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Патент USA US2119525

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Patented June 7,1938
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I 2,119,525
UNITED STATES PATENT OFFICE
2,119,525‘
PRESEBVATIVE PROCESS FOR. VEGETABLE
FIBERS
vWallace '1‘. Conn, Lawrence, Mass, assignor to
the Government of the United States, repre
sented by the Secretary of Commerce
No Drawing. Application December 12, 1933,
1
Serial No. ‘102,033
1 Claim.‘ (01. 21-4)
(Granted under the act of March '3, 1883, as
amended April 30, 1928; 370 0. G. _75'l) ,
The invention described herein may be manu- solution of an oxidizing agent, substantially dry
factured and used by or for the Government of ing the material, and immersing the dried mate
the United Statesv for governmental purposes rial in heated tar.
without the payment to me of any royalty thereon.
In other words, my invention consists in tan
My invention relates to the preservation of 'ning the ?brous material, applying,‘ an after 5
vegetable ?bers, cordage, thread, or net, 'for the treatment, substantially drying the same, and
purpose of prolonging the service life thereof,
especially when ‘subjected to varying weather
conditions or submerged in water. The inven10 tion-also relates to the preservation of the products thus treated, and the ingredients for treating
such products_
.
More speci?cally, my invention relates to combining, in vegetable ?bers, chemical and bacteri-
15 cidal preservatives, such as catechu, cutch, quer-
then applying a cover or armor.
After years of study and experimentation 1
have successfully accomplished distinct improve
ments in solving the problems suggested in the 10
publications heretofore discussed, and I have applied my method of preservation to commercial
‘?sh nets in which equal bene?ts have been pro
duced.
_
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‘ The following is one practical form of the 15
eitron, or vvother similar tanning materials, with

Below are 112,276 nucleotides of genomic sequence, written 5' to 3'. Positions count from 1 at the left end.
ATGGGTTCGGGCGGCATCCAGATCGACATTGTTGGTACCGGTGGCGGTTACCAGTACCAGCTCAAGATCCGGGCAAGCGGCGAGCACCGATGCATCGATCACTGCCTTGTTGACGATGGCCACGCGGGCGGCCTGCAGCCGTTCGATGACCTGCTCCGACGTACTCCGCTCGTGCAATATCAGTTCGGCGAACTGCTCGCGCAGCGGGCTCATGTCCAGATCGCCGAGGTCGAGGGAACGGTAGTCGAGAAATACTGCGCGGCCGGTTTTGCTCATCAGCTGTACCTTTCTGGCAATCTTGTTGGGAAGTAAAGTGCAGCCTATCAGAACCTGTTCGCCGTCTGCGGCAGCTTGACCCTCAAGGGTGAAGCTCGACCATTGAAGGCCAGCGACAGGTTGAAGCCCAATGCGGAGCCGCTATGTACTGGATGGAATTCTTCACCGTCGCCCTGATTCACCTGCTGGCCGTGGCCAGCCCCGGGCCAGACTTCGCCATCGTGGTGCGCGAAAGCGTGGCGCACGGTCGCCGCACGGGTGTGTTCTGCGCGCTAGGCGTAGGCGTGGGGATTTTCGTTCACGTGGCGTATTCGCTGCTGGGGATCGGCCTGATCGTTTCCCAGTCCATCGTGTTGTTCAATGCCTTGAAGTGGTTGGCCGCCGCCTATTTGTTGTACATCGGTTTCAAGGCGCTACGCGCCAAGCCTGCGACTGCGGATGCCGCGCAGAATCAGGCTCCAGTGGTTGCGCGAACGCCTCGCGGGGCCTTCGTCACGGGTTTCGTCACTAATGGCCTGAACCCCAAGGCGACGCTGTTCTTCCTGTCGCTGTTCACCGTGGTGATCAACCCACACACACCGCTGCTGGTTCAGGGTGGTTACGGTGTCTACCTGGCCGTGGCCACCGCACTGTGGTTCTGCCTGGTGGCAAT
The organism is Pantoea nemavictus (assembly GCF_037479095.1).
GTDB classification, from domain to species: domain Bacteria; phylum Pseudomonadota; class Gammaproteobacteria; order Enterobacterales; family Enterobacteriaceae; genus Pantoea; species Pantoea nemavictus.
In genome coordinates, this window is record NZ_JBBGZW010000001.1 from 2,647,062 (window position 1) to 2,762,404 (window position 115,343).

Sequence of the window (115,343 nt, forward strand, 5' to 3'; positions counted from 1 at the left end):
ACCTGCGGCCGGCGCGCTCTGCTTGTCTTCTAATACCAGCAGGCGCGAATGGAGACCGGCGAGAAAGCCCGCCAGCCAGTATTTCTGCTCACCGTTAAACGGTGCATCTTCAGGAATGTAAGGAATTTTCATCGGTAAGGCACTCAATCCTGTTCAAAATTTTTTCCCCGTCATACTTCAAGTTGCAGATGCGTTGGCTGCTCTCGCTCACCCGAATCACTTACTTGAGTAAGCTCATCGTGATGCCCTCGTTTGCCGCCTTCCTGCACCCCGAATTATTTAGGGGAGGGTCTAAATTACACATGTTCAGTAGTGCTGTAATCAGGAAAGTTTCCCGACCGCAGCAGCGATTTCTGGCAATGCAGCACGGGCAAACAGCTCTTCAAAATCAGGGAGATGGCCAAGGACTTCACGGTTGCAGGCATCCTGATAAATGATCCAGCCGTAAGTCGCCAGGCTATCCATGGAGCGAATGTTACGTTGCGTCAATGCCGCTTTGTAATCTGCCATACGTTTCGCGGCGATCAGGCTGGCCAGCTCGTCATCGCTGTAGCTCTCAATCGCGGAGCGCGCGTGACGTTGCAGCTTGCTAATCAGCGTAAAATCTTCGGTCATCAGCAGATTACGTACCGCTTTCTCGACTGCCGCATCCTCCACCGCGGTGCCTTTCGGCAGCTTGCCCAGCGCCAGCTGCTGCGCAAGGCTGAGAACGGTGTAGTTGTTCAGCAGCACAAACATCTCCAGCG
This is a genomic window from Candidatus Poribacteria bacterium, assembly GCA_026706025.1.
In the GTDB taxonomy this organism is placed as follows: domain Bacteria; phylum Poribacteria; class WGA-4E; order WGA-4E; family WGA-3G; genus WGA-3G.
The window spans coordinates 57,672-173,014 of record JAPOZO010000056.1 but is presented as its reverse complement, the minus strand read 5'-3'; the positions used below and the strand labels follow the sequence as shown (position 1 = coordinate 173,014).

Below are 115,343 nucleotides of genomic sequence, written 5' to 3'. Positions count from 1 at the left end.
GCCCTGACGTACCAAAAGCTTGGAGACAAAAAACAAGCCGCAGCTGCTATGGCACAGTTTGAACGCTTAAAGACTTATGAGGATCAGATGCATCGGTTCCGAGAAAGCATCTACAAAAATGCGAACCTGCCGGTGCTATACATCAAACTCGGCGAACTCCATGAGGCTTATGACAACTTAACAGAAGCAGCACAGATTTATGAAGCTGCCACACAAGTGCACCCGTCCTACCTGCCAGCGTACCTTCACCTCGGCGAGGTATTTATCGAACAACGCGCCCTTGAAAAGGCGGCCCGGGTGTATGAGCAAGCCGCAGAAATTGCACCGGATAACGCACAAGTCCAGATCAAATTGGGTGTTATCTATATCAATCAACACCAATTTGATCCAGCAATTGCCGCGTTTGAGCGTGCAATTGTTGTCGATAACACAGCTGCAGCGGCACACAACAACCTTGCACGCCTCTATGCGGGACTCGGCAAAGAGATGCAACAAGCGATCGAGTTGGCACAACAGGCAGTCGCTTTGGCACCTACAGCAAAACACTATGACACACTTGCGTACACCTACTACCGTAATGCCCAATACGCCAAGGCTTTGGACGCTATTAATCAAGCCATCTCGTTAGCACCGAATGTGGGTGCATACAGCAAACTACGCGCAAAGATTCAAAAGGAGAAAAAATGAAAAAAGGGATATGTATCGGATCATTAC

a mechanical armoring or waterproo?ng cover,
and impregnating the ?bers with a composition of
process. Number 6 hard laid cable cotton thread
has been tanned by soaking in an approximately
6% catechu extract aqueous solution (or 3%
a tar-dike substance,
quercitron aqueous solution) at a simmering heat
,
,
20
The tanning or barking of ?sh nets for the
purpose of preservation is perhaps as old as the
use of vegetable ?bers for nets and today is
practiced with various modi?cations in many
parts of the world. It is only within recent
25 times, however, that the efficacy of this principle of preservation has been recognized as a
resistance imparted to the ?ber which retards digestion of the cellulose by bacteria. Perhaps the
most valuable and certainly the most stable pro30 tective property of tars on ?sh nets is the imparted resistance to mechanical abrasion which is
comparable to armoring or sheathing. My mechamcally efficient cover, even in case of loss of
certain chemical con'stitutents, continues to pro-
35 tect a relatively delicate inclosed material and also
will materially retard solution or other changes
in the composition of the inclosed material.
Heretofore it has been proposed to apply a combination of catechu and tar treatment to ?sh nets.
40 A suggestion for such an application of catechu
and tar may be found in .“Bevaring of Garn”,
Norsk Fisheritideude, vol. V, No. 2. Bergen, April,
1886, which has been translated by Harden F.
Taylor in United States Fisheries Document 898.
45 My invention is an improved method-‘of treating
vegetable ?bers which are to be subjectedto climatic and atmospheric changes, and has distinct
advantages over that disclosed in these prior publications and further is such a process as can be